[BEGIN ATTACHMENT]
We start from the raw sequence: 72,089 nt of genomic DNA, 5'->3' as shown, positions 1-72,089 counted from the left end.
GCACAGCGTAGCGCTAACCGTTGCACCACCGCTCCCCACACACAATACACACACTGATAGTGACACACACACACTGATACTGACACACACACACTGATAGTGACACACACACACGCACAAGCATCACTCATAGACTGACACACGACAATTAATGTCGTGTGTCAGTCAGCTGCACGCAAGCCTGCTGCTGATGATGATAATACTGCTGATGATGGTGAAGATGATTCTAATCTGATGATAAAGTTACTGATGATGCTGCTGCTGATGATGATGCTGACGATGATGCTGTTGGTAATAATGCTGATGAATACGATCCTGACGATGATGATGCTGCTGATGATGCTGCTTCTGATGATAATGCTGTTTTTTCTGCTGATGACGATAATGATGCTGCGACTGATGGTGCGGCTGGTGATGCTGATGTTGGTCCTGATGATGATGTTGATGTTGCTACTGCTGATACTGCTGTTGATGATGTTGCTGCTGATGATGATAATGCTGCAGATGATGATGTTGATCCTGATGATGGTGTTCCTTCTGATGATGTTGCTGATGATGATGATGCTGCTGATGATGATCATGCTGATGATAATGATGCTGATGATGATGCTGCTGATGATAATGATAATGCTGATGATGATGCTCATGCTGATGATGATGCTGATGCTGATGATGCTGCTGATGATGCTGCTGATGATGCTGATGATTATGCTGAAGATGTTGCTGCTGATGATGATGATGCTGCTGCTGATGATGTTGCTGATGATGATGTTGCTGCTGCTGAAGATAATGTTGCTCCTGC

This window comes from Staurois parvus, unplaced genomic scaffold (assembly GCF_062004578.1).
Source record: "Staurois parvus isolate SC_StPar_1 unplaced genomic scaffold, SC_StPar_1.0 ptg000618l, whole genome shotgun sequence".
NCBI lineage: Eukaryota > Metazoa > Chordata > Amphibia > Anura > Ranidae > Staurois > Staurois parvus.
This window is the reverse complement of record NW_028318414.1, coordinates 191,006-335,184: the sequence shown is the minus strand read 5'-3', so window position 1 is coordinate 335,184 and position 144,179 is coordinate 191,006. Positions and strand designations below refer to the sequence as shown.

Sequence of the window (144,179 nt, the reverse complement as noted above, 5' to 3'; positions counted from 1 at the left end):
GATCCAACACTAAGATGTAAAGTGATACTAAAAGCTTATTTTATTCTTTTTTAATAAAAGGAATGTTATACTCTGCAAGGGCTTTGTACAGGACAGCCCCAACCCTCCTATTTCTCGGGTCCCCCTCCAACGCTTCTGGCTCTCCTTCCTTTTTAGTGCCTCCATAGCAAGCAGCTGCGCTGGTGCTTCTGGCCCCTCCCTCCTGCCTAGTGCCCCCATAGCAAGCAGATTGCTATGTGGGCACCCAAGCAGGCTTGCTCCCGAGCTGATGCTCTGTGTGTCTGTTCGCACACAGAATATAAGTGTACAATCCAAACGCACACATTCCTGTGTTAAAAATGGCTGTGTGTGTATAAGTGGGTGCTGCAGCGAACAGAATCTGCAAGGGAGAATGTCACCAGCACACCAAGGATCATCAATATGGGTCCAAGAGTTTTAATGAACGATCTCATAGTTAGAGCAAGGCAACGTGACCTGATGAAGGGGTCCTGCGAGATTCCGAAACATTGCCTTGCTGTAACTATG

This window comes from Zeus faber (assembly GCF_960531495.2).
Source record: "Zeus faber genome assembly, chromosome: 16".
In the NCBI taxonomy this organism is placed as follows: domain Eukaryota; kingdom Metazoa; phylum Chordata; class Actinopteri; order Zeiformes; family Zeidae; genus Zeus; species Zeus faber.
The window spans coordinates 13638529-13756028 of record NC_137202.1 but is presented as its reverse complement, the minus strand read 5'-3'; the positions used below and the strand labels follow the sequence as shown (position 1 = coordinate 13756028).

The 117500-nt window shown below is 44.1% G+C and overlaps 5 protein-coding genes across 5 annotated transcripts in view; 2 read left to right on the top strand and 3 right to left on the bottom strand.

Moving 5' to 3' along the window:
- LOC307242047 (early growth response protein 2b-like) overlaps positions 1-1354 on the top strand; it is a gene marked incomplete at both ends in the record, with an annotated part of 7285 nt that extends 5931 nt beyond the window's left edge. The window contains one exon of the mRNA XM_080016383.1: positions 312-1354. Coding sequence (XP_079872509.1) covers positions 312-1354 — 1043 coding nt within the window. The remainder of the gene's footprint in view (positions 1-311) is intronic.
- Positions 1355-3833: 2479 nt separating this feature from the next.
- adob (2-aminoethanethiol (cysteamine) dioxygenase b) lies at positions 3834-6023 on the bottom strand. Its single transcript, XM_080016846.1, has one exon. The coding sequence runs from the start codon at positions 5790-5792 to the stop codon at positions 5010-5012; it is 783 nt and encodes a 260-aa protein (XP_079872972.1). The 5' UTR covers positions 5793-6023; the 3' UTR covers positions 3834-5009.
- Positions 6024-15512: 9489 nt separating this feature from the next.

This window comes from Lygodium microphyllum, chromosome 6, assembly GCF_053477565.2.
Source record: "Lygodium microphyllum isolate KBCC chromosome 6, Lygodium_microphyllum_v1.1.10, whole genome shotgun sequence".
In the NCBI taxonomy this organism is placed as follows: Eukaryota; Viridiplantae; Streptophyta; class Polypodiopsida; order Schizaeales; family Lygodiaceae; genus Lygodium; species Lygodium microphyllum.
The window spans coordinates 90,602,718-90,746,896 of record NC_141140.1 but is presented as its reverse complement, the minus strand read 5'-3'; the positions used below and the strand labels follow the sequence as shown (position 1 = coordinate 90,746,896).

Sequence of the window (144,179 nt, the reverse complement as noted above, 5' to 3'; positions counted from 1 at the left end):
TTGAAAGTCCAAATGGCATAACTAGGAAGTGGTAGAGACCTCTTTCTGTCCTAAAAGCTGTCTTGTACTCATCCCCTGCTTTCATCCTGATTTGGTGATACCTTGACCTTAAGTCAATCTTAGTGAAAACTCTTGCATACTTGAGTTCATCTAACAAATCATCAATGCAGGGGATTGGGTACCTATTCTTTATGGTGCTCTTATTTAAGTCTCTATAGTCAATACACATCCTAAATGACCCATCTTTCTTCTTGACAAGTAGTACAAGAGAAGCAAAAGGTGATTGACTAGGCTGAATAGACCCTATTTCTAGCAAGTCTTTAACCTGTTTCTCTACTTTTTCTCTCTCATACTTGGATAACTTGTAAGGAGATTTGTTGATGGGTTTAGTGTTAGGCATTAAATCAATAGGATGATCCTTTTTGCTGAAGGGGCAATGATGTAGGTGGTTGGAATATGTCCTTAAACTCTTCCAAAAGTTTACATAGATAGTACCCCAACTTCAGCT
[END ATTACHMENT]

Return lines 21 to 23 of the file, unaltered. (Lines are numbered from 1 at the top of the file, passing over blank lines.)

In the NCBI taxonomy this organism is placed as follows: Eukaryota; Viridiplantae; Streptophyta; class Polypodiopsida; order Schizaeales; family Lygodiaceae; genus Lygodium; species Lygodium microphyllum.
The window spans coordinates 90,602,718-90,746,896 of record NC_141140.1 but is presented as its reverse complement, the minus strand read 5'-3'; the positions used below and the strand labels follow the sequence as shown (position 1 = coordinate 90,746,896).

Sequence of the window (144,179 nt, the reverse complement as noted above, 5' to 3'; positions counted from 1 at the left end):